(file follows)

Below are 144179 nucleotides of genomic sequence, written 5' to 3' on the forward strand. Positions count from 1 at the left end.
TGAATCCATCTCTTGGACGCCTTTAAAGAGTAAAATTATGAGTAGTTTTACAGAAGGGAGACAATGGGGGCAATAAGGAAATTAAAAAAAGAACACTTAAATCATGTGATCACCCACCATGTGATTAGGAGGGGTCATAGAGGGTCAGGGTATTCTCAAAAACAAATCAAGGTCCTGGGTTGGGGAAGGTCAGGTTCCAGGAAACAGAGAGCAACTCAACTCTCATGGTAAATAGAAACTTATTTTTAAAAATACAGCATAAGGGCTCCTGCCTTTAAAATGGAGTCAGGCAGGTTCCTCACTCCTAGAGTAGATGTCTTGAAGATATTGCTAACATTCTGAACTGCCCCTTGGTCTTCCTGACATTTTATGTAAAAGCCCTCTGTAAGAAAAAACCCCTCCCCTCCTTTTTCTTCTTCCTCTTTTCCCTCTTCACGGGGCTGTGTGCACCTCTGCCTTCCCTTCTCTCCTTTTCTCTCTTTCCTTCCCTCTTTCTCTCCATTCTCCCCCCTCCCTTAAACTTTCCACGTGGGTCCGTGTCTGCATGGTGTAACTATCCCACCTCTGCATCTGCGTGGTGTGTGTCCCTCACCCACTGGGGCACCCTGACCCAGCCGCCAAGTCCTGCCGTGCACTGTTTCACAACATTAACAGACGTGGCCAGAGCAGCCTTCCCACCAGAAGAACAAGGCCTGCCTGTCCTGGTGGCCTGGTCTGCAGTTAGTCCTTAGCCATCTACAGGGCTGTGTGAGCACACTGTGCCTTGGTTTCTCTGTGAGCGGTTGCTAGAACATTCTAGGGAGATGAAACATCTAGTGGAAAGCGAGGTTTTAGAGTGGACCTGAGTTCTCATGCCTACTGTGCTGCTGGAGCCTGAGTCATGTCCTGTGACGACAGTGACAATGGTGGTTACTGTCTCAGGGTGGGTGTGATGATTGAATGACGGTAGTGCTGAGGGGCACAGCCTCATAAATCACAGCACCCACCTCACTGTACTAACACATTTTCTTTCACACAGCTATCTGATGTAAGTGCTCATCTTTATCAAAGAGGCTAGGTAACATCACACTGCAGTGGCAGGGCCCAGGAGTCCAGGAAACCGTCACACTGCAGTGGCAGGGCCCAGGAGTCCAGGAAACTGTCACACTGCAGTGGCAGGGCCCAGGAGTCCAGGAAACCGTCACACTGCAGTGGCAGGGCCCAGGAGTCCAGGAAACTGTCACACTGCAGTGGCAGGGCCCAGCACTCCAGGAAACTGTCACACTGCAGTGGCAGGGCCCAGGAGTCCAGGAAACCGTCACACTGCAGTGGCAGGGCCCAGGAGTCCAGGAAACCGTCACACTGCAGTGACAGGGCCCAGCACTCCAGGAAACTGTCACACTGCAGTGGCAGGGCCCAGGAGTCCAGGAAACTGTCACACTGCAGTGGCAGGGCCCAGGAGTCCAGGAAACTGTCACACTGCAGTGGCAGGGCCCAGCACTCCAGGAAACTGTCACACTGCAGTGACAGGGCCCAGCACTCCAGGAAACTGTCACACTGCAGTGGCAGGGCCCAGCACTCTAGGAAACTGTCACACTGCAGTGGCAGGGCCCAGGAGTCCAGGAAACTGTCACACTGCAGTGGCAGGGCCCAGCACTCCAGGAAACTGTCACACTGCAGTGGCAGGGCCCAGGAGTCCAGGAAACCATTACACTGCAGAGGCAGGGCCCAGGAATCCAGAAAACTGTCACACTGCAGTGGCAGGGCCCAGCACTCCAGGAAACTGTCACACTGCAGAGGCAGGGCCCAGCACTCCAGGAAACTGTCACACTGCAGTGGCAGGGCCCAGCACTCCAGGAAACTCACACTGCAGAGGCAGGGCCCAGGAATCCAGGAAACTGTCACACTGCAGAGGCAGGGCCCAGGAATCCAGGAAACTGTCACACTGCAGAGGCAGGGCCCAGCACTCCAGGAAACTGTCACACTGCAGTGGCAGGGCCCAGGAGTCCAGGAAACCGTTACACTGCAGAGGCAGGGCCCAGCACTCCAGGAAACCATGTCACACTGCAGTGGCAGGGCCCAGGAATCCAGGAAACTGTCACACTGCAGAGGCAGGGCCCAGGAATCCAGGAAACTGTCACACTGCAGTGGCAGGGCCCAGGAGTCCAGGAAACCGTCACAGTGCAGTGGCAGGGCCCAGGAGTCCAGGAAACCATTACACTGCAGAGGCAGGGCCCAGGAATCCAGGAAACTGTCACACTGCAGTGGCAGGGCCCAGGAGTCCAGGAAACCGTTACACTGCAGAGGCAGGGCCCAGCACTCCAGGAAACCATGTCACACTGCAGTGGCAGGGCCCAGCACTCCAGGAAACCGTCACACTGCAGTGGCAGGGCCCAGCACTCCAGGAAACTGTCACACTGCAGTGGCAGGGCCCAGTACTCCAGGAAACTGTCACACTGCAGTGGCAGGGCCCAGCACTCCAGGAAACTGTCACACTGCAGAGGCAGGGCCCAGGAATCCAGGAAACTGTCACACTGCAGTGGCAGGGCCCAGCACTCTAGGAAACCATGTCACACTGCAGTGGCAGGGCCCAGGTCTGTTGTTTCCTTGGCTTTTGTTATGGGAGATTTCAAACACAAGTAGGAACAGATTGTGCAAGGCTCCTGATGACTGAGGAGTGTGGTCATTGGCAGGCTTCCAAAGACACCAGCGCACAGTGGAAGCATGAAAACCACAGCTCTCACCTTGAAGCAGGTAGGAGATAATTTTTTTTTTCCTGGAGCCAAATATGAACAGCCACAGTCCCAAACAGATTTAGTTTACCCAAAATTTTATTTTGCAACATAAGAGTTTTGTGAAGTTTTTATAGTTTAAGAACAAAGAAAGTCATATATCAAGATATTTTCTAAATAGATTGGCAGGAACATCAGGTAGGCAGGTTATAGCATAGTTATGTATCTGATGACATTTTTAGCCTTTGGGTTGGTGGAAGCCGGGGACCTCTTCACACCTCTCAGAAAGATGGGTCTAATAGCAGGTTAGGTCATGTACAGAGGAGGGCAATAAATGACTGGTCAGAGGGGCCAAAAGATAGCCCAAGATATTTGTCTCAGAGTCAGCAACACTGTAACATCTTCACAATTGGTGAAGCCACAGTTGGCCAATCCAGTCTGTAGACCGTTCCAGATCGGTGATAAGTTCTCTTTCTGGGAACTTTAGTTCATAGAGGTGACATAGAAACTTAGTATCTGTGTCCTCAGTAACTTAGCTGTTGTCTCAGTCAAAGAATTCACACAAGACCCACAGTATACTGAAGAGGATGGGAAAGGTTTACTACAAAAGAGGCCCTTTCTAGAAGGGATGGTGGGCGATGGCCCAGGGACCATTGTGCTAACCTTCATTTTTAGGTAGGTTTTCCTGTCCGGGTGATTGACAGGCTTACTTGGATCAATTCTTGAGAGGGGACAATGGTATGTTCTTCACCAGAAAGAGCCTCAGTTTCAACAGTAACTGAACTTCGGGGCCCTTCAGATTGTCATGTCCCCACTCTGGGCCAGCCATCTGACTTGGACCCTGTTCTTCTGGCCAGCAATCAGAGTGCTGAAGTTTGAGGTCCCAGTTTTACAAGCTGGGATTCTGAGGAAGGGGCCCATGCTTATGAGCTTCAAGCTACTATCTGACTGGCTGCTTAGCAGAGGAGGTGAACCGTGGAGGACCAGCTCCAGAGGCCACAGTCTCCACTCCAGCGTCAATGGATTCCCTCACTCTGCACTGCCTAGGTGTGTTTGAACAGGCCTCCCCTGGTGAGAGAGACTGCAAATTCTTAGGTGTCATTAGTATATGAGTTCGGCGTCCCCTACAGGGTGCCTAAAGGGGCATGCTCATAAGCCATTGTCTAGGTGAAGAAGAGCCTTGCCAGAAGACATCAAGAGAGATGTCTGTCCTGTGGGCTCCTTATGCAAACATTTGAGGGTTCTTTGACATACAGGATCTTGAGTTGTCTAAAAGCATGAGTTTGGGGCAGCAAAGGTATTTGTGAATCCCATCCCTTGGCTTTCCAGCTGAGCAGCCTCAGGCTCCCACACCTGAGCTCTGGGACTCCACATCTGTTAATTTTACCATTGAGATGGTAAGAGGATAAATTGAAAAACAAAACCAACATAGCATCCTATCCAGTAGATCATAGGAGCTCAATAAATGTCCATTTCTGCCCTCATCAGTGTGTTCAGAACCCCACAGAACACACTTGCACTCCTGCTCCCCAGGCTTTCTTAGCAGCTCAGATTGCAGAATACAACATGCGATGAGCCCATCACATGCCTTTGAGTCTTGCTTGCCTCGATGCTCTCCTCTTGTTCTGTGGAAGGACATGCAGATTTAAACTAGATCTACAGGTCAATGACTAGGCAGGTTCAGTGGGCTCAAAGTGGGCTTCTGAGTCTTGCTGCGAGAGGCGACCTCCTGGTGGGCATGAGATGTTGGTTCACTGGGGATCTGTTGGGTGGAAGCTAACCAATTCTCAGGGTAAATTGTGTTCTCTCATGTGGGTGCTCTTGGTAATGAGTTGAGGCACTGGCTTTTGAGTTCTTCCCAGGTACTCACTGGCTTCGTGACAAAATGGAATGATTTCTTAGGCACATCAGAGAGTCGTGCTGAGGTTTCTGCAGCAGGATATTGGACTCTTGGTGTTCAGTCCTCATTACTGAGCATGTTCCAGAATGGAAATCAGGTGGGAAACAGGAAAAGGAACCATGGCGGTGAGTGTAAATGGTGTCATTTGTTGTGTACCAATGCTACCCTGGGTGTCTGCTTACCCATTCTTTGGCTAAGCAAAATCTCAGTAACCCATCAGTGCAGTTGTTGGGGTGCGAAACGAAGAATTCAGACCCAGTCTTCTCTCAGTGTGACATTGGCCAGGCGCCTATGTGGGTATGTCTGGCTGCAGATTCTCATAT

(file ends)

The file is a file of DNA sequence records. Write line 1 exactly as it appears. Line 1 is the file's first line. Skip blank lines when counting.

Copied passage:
Below are 144179 nucleotides of genomic sequence, written 5' to 3' on the forward strand. Positions count from 1 at the left end.